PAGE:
The majority of aspiring first-time buyers ‘wildly’ underestimate how much their first home will cost, according to research by My Home Move.
The conveyancer surveyed 1,000 aspiring first-time buyers across the UK and found on average a mortgage on a property could cost up to 64% more than anticipated.
Assuming a mortgage deposit of 5% and rate of 3%, My Home Move asked buyers in different price brackets how much they expect to spend on monthly repayments.
Of those looking to spend up to £100,000 on their property, the majority wished to spend around £350 a month, while those in the £100,000 to £150,000 bracket expected their mortgage to cost in the region £550 each month.
However, according to My Home Move’s research, a home costing £100,000 would command a mortgage of £450 a month, 28% more than expected, based on the borrower scenario above.
A property worth £150,000 costs £676 a month in repayments, 23% more than the aspiring first time buyer’s calculations.
Those looking at a £200,000 property were 64% out, after expecting to have monthly repayments of £550, when in reality based on the 3% rate it would be £901. There was also a 50% difference for those looking at homes worth £250,000, with buyers hoping for £750 a month but the reality being £1,126.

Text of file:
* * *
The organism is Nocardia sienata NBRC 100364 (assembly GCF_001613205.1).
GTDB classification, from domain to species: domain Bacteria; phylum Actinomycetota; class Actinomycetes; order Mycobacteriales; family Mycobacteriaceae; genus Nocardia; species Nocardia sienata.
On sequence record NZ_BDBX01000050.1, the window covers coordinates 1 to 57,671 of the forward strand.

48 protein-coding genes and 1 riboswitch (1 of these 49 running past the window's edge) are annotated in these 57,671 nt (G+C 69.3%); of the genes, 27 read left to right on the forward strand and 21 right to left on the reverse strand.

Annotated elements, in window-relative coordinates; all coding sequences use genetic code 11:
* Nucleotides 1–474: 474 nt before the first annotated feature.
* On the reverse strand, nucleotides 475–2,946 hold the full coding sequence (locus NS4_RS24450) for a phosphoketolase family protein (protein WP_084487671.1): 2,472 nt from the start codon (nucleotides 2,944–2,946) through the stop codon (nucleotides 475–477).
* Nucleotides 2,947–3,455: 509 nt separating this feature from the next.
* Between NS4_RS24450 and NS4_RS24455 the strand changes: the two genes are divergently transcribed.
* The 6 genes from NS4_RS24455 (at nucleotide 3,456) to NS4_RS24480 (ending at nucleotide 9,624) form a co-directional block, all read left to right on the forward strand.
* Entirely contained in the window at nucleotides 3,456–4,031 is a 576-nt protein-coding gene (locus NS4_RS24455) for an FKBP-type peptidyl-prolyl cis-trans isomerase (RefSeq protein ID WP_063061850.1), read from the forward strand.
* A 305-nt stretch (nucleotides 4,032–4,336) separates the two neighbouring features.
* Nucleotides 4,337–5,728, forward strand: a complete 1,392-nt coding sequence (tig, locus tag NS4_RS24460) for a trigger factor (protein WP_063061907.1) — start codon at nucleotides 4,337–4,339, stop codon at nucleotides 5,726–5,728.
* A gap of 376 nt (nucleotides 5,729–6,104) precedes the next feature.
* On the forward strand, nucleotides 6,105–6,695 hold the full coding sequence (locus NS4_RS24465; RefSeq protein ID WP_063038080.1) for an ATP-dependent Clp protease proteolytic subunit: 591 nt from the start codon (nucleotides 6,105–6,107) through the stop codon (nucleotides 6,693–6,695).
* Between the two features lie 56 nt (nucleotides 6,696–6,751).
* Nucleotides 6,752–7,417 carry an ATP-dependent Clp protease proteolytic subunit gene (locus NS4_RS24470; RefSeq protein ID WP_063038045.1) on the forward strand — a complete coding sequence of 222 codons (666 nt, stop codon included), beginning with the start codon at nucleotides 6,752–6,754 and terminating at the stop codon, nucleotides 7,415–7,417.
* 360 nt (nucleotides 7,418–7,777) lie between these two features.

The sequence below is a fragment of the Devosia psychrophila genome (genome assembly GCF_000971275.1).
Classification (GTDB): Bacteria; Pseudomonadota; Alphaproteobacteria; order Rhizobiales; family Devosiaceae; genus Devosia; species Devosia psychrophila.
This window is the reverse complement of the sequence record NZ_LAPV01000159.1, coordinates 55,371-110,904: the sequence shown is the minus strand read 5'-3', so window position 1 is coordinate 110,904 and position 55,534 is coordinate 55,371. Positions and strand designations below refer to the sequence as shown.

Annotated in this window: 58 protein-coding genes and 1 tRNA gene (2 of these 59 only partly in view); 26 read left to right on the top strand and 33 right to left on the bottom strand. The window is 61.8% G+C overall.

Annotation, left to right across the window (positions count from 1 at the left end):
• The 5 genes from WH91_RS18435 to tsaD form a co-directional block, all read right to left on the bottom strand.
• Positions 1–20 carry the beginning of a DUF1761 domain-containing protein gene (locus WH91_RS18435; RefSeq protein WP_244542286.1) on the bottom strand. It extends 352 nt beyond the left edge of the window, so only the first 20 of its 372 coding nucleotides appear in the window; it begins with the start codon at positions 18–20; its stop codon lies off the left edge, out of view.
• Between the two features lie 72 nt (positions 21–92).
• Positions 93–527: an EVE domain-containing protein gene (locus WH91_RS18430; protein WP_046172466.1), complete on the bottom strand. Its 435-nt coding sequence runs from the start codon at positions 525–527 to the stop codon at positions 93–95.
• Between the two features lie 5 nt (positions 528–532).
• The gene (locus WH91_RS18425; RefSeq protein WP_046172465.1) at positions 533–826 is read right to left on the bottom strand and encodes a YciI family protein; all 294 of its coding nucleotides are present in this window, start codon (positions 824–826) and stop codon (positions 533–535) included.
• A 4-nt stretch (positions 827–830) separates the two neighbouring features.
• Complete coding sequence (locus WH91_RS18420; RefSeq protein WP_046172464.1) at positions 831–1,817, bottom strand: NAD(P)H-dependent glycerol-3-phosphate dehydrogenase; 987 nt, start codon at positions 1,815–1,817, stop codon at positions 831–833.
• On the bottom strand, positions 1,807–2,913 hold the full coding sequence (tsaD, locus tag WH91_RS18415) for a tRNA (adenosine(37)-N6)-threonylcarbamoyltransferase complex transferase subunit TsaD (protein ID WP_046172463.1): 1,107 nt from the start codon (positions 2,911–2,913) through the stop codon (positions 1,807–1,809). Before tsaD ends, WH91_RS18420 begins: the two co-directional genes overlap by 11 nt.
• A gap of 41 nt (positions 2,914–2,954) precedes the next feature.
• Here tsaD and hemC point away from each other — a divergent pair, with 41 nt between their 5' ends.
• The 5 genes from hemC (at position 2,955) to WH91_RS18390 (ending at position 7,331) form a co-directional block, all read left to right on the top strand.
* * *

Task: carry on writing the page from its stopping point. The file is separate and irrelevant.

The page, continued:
Doug Crawford, chief executive of My Home Move, said: “With around 10 house-hunters chasing after each available property, we would recommend aspiring first time buyers check their figures and have their mortgage agreed in principle as soon as possible.
“This will enable them the very best chance possible of securing their first home, putting them one step ahead of other speculative house-hunters.”
* The Council of Mortgage Lenders (CML) has estimated that gross mortgage lending reached £18.4bn in April, down 11% on March but 4% higher year-on-year.
The trade body’s senior economist Mohammad Jamei said: “First-time buyers and remortgage customers appear to be buoying the market, as low mortgage rates are encouraging borrowers to remortgage and attractive government schemes are helping first-time buyers. We expect this trend to continue over the coming months.
“Home movers are having less luck. Their activity has been subdued for some time now and the low number of movers means fewer properties for sale.
“This supply and demand imbalance will continue to underpin house price values, even as the rate of price rises slows.”